Title: Foreverland Boxed Set
Author: Tony Bertauski
Genre: YA Sci-Fi/Fantasy
Page Count: 935 pages
The Complete Foreverland Saga.
THE ANNIHILATION OF FOREVERLAND
When kids awake on an island, they’re told there was an accident. Before they can go home, they will visit Foreverland, an alternate reality that will heal their minds.
Reed dreams of a girl that tells him to resist Foreverland. He doesn’t remember her name, but knows he once loved her. He’ll have to endure great suffering and trust his dream. And trust he’s not insane.
Danny Boy, the new arrival, meets Reed’s dream girl inside Foreverland. She’s stuck in the fantasy land that no kid can resist. Where every heart’s desire is satisfied. Why should anyone care how Foreverland works?
FOREVERLAND IS DEAD
Six teenage girls wake with no memories. One of them is in a brick mansion, her blonde hair as shiny as her shoes. The others are in a cabin, their names tagged to the inside of their pants. Their heads, shaved. Slashes mark the cabin wall like someone has been counting.
Hundreds of them.
There’s wilderness all around and one dead adult. The girls discover her body rotting somewhere in the trees. As the weeks pass, they band together to survive the cold, wondering where they are and how they got there. And why.
When an old man arrives with a teenage boy, the girls learn of a faraway island called Foreverland where dreams come true and anything is possible. But Foreverland is dead. In order to escape the wilderness, they’ll have to understand where they are.
More importantly, who they are.
ASHES OF FOREVERLAND
Tyler Ballard was in prison when his son created a dreamworld called Foreverland, a place so boundless and spellbinding that no one ever wanted to leave. Or did. Now his son is dead, his wife is comatose and Tyler is still imprisoned.
But he planned it that way.
The final piece of his vision falls into place when Alessandra Diosa investigates the crimes of Foreverland. Tyler will use her to create a new dimension of reality beyond anything his son ever imagined—a Foreverland for the entire world.
Danny, living outside of Spain since escaping the very first Foreverland, begins receiving mysterious clues that lead him to Cyn. They are both Foreverland survivors, but they have more in common than survival. They become pieces of another grand plan, one designed to stop Tyler Ballard. No one knows who is sending the clues, but some suspect Reed, another Foreverland survivor. Reed, however, is dead.
Everyone will make one last trip back to Foreverland to find out who sent them. And why.
Review: FOREVERLAND BOXED SET by Tony Bertauski
"Foreverland": the very title conjures up VISIONS of Peter Pan-ish wonderland, of nighttime fantasies and meditation "perfect places" come to life, at no cost and no damage. Such a conception could not be further from the truth. Foreverland is hellish, nightmarish, dystopian, torturous. For the boys and girls innocently trapped there, it's an unending horror, the kind which is all the worse because of the knowledge of the impending torture. Foreverland is the brainchild, the psychotic dream factory, of a sociopath who will stop at nothing and will sacrifice everything--his family, innocents, the whole world--to manifest his Dream.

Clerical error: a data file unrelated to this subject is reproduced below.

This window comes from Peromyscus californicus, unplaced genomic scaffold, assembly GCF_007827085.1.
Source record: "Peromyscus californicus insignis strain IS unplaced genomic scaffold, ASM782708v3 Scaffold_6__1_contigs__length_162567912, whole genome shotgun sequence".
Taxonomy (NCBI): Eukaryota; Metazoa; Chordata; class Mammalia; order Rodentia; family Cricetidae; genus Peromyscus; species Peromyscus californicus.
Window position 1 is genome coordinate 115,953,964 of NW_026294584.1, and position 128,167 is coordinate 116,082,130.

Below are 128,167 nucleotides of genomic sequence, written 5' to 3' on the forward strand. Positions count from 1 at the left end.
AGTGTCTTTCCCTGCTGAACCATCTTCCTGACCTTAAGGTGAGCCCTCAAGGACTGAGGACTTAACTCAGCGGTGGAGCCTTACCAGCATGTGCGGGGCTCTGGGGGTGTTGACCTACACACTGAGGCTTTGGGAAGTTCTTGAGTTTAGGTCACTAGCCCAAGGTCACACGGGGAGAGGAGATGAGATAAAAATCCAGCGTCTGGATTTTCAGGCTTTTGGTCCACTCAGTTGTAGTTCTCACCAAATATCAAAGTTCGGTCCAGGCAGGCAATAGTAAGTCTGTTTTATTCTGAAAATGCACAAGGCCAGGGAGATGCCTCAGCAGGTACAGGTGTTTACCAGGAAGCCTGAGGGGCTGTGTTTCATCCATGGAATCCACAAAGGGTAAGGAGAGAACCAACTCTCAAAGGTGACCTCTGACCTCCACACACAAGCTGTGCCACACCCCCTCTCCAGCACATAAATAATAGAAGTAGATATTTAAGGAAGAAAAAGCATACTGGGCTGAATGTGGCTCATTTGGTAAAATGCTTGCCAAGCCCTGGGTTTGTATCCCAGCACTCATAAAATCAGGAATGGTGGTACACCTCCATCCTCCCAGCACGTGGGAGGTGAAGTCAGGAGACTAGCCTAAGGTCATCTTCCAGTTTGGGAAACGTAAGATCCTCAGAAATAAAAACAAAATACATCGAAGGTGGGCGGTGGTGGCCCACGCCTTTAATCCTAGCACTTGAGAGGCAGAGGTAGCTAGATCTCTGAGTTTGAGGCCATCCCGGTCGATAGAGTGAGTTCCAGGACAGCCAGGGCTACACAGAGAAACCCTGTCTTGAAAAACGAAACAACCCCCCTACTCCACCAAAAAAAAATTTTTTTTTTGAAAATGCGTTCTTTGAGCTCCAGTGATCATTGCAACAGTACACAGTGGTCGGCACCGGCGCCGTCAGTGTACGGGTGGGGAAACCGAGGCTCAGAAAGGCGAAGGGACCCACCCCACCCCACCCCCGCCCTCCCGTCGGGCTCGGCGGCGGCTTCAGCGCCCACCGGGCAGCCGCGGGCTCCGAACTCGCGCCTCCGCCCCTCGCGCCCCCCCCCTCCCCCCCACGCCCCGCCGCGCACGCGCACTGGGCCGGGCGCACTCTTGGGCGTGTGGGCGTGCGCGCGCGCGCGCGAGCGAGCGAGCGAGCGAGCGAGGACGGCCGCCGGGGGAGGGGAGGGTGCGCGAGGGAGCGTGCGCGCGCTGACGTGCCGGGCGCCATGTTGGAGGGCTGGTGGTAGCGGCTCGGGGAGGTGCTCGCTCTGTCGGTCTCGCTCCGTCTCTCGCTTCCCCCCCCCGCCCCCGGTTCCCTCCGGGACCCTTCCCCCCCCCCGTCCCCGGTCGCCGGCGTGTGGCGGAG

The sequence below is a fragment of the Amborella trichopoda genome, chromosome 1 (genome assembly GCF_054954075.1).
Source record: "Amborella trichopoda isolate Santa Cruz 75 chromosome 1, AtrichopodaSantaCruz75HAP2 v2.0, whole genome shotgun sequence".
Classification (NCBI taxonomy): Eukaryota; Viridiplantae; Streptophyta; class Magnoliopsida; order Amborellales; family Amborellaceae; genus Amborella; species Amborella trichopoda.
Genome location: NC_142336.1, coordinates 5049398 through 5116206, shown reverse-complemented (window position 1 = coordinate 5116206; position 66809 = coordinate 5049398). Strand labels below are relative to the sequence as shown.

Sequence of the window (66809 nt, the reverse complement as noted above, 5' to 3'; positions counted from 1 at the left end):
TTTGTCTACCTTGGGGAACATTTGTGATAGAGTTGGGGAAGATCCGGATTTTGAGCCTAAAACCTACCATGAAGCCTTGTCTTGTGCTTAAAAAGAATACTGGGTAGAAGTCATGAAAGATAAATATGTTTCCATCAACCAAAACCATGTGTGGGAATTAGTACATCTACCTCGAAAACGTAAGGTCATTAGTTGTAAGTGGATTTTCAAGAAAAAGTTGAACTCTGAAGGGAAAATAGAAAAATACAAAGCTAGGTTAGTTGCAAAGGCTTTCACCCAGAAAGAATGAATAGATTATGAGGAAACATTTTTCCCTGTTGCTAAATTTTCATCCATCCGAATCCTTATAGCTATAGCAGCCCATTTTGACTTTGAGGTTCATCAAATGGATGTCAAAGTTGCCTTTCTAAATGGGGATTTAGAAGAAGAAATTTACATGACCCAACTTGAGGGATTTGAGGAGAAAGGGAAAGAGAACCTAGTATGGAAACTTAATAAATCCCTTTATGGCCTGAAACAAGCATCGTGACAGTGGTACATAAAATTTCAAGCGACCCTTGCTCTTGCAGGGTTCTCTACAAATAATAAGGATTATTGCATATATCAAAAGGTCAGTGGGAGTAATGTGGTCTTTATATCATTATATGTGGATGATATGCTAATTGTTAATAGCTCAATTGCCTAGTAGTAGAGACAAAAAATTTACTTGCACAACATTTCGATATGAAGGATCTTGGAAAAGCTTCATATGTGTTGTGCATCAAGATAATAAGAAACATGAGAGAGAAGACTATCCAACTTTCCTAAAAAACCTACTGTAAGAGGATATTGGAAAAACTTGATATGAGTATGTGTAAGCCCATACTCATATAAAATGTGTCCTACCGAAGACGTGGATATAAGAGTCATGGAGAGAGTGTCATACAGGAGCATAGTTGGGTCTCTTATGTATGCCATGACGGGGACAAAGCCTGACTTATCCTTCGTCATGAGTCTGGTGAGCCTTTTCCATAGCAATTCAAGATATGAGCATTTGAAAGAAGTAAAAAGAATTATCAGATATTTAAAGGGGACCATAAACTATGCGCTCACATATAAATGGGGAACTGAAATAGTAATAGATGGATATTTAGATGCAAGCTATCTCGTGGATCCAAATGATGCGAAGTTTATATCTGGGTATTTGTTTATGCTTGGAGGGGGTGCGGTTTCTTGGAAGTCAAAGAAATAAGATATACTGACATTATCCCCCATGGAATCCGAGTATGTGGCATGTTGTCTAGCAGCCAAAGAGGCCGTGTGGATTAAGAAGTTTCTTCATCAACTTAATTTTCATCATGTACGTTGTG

FOREVERLAND will grasp you from the very first page and draw you in. Don't expect to turn aside until it's finished. Don't expect to breathe or to feel your heartbeat: the absorption into the story is that potent.
My writing career began with magazine columns, landscape design textbooks, and a gardening column at the Post and Courier (Charleston, SC). However, I've always fancied fiction.
My grandpa never graduated high school. He retired from a steel mill in the mid-70s. He was uneducated, but he was a voracious reader. I remember going through his bookshelves of paperback sci-fi novels, smelling musty old paper, pulling Piers Anthony and Isaac Asimov off shelf and promising to bring them back. I was fascinated by robots that could think and act like people. What happened when they died?
I'm a cynical reader. I demand the writer sweep me into his/her story and carry me to the end. I'd rather sail a boat than climb a mountain. That's the sort of stuff I want to write, not the assigned reading we got in school. I want to create stories that kept you up late.
Having a story unfold inside your head is an experience different than reading. You connect with characters in a deeper, more meaningful way. You feel them, empathize with them, cheer for them and even mourn. The challenge is to get the reader to experience the same thing, even if it's only a fraction of what the writer feels. Not so easy.
In 2008, I won the South Carolina Fiction Open with Four Letter Words, a short story inspired by my grandfather and Alzheimer's Disease. My first step as a novelist began when I developed a story to encourage my young son to read. This story became The Socket Greeny Saga. Socket tapped into my lifetime fascination with consciousness and identity, but this character does it from a young adult's struggle with his place in the world.
After Socket, I thought I was done with fiction. But then the ideas kept coming, and I kept writing. Most of my work investigates the human condition and the meaning of life, but not in ordinary fashion. About half of my work is Young Adult (Socket Greeny, Claus, Foreverland) because it speaks to that age of indecision and the struggle with identity. But I like to venture into adult fiction (Halfskin, Drayton) so I can cuss. Either way, I like to be entertaining.
And I'm a big fan of plot twists.